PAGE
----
Minnesota Viking running back Adrian Peterson has created a media storm because he spanked his son with a switch. After looking at the images of his son’s bruised legs and arms, I don’t think he spanked his son. He beat him.
In the last week I’ve read and listened to numerous views on the subject of corporal punishment. Frankly, most of what I’ve read would be opposed by anyone who cares for the welfare of children. I’ve heard parents rant about how they were beaten by a raging father. I’ve heard the meaning of the biblical word “rod” narrowed to a single meaning—a shepherd’s rod. If that’s the only meaning of “rod,” then certainly God wouldn’t urge a parent to spank a child with such an instrument since it was used to direct sheep, not beat them.
In light of the current public discussion, I’d like to share a few thoughts.
First, the Hebrew word for “rod” carries a different meaning, depending on the context of its use. Rather than going into detail here, I would encourage you to read this article.
Second, while the Bible teaches corporal punishment with the use of a rod, it does not endorse beating a child in anger. An angry parent should never, under any circumstances, spank a child. Here are some practical reasons why doing so is dangerous.
- An angry parent has adrenaline rushing through their body which increases their strength and the likelihood of abuse.
- An angry parent has poor judgment and may discipline a child for a perceived wrong.
- An angry parent teaches a child that physical abuse is an acceptable form of punishment.
Third, a parent should never hit a child on their buttocks, face, hands or anywhere else with an open hand or fist. When a parent uses their hand to punish a child they are using the force of their entire body and could inflict not just pain, but bodily harm. A parent should never pinch or flick the face, head or body with a finger to punish them. All such punishment teaches a child that the parents hands are to be feared.
So how should a child be spanked? To begin with, a child should never be disciplined unless the punishable behavior has been explained as well as the consequences. A child should never be spanked for being a child. Children say and do things because they are children. Not because they are acting disobediently or in defiance.
However, once a child understands the punishable behavior, the parent should sit down with the child and calmly explain what they did wrong and review the promised consequences. After applying a couple swats on the buttocks with a thin and light rod, the parent should hug the child and assure him/her of their love. They should then have the child explain why they were punished and commit not to repeat the offense. As a father I would ask my sons to apologize and ask for forgiveness, if needed.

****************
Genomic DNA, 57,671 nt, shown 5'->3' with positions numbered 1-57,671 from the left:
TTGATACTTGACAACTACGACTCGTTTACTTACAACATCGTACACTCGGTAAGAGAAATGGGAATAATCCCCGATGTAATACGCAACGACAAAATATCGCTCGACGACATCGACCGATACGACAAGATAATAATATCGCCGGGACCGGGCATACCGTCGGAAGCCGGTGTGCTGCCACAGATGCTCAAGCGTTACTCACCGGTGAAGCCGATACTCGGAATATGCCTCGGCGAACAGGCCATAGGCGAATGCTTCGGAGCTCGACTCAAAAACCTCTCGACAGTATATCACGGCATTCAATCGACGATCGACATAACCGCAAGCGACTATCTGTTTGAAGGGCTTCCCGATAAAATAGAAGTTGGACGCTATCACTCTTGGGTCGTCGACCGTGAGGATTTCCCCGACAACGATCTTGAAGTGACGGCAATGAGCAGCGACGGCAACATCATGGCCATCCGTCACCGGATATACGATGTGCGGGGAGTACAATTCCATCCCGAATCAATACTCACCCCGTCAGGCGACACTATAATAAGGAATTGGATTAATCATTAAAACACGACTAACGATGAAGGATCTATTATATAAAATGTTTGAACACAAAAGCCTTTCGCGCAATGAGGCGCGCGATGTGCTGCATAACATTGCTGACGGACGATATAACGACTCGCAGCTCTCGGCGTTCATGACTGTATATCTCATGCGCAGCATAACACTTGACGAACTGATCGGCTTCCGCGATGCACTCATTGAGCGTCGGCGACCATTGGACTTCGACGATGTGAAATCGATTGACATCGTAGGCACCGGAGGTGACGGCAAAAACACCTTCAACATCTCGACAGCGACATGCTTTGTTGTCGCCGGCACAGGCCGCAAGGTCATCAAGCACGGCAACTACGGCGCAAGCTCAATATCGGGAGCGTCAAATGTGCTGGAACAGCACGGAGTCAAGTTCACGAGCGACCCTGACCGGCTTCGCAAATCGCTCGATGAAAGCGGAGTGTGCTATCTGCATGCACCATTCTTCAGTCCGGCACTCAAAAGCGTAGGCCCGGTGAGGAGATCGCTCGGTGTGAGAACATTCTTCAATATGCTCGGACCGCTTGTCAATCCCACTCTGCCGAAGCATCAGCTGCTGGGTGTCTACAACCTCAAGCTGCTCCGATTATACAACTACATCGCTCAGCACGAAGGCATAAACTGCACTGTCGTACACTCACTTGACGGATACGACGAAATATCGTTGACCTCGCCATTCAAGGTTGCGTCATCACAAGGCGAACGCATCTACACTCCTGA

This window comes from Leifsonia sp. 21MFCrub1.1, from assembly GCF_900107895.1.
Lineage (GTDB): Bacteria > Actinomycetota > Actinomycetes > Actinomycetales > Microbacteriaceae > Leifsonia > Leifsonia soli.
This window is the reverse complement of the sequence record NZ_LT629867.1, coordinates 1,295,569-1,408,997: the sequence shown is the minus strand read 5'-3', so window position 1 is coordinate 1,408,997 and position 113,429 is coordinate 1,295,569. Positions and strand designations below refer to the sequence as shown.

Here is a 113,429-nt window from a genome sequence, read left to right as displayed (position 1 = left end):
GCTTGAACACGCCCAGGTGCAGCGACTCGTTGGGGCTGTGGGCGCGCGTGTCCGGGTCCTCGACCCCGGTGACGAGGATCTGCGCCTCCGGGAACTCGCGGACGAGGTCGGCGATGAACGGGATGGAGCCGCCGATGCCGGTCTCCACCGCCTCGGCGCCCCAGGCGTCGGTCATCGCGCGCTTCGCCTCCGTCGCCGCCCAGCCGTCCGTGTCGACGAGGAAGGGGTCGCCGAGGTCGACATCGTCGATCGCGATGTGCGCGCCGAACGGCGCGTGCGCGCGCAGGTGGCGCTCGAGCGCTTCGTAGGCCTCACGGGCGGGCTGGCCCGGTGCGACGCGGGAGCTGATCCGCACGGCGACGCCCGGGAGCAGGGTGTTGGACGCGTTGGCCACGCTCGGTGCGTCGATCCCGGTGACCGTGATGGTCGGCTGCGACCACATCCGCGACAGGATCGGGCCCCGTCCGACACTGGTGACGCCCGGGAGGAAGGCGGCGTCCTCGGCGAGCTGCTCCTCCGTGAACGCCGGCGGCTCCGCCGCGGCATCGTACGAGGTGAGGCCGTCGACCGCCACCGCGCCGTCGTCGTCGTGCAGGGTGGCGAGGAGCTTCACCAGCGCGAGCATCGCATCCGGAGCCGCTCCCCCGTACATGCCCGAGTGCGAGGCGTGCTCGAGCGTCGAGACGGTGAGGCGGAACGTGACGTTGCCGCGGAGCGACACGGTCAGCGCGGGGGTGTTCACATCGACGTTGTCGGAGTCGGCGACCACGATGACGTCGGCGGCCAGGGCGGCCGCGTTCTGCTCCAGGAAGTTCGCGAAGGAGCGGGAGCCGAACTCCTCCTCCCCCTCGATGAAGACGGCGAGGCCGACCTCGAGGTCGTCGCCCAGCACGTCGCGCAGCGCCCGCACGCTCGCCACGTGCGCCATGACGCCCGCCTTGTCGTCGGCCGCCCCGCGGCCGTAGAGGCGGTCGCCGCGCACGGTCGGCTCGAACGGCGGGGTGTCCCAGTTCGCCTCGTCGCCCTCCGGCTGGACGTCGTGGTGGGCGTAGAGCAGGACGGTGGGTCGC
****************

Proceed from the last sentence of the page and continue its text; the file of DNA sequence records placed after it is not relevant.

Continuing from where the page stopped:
The process I just reviewed is far different than what Adrian Peterson did with his son. Appropriate corporal punishment is not abusive, doesn’t leave marks on a child and teaches self-control. It’s past time all child-abuse stops and parents learn to discipline their children in a loving way.
After reading your blog I was left disappointed in its conclusion/recommendation. I live in New Zealand where 2-3 years ago legislation was passed, to protect the innocent victims of child abuse, that no physical hitting of a child is legal. At the time they stressed loving parents who give their kids a smack on the bottom would have nothing to fear from the law. Naturally in time numerous stories of loving parents being hauled through the court system and even dads having to leave the home until court hearing dates have emerged. While these stories, if true, are disappointing and not working for the intention of the legislation it has closed a loop hole that allowed genuine child abuse offenders to be set free.
Many “Christian” groups vehemently argued the legislation and still there are parties campaigning to repeal the law when they are in power.
The struggle I have with all this is that spanking, even done “properly”, in my opinion is far from the best discipline practice. I learned that “to spare the rod is to spoil the child” is still true but interpret the “rod” as the staff of the leader which is the keeper of the standard of the family, community or society. Your discipline of your children should always be to maintain the standard of discipline required to be in your family, your community, your society and last but not least God’s family. Spare your child of the discipline required to maintain “this standard” , different from family to family, society to society etc, and you do spoil the child.
We are praised regularly about how lovely our kids are, naturally they don’t see them at their worst, but we feel we have disciplined our 3 kids in a way that guides them to understand the standard of behaviour required to be a contributors to family, community and society, as well as understand the love of God. Barring moments of our own weakness we have not smacked our children for the purposes of disciplining them. We have found our kids to fear losing screen time, Lego, toys and items of significance far more effective than “the smack”. When they were younger time-out was difficult for a kid when they desperately wanted to be elsewhere. I’m not condoning one particular form of discipline over another, that has to be for the individual family, but am a proponent of not physically hitting a child by whatever means. Discipline a child? Yes that is essential and God requires it of parents. Parents, if they love their children will want to discipline them in love. Hit a child? No. – Yes it is harder not to smack. Smacking sometimes seems the easy option but I believe not the best.
Sounds like you’re doing a good job. Keep it up!